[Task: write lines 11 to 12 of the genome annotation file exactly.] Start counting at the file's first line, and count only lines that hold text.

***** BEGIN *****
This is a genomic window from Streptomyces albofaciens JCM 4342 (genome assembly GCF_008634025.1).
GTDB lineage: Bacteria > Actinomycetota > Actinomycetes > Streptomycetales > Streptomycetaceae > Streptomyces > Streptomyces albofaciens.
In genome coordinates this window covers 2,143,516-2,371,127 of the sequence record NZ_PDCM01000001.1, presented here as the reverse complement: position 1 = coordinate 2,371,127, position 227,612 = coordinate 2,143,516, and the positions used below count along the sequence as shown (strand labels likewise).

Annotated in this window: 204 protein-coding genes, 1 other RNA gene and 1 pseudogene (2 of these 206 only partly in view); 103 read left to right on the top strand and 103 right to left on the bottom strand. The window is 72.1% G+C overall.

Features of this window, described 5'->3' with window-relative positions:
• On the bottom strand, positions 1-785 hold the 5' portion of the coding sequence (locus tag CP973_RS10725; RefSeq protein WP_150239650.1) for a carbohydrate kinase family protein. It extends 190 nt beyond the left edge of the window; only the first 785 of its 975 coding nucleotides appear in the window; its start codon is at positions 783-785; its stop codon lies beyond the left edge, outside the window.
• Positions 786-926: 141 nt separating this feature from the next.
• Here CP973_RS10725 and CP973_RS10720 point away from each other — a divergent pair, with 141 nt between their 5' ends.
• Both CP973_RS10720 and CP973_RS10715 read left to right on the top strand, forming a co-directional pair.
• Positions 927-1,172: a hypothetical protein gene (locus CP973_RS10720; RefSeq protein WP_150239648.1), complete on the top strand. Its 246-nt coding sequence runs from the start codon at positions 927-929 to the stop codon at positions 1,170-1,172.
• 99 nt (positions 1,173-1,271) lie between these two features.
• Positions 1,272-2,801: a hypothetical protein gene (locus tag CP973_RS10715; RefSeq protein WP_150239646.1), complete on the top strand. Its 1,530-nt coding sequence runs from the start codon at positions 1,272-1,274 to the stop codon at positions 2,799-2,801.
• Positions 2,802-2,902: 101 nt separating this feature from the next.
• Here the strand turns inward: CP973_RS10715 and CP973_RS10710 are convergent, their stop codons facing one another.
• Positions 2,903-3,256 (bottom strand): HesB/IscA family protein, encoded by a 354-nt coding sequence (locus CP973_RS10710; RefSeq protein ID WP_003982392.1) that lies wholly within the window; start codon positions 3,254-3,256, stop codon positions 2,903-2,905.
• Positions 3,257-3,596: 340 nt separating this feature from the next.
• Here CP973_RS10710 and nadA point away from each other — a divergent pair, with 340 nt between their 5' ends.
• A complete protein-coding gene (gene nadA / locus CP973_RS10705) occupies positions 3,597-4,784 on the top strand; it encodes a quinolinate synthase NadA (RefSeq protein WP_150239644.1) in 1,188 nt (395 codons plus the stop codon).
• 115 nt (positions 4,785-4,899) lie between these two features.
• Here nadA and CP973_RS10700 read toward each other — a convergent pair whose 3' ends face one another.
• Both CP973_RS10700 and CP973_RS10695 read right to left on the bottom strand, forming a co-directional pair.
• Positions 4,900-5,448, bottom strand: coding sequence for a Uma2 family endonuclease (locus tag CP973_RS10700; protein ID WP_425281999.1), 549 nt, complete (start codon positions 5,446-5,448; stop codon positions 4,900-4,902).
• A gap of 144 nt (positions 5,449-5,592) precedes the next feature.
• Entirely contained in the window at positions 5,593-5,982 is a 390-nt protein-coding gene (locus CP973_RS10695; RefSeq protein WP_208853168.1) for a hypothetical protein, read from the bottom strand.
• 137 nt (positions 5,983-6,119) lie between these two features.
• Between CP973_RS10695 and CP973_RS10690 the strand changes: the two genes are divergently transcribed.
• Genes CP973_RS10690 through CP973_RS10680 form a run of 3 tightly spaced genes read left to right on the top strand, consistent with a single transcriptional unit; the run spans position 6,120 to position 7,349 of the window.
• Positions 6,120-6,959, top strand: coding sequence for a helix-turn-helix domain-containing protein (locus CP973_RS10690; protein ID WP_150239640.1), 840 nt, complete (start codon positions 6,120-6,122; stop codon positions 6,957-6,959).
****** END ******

• 99 nt (positions 1,173-1,271) lie between these two features.
• Positions 1,272-2,801: a hypothetical protein gene (locus tag CP973_RS10715; RefSeq protein WP_150239646.1), complete on the top strand. Its 1,530-nt coding sequence runs from the start codon at positions 1,272-1,274 to the stop codon at positions 2,799-2,801.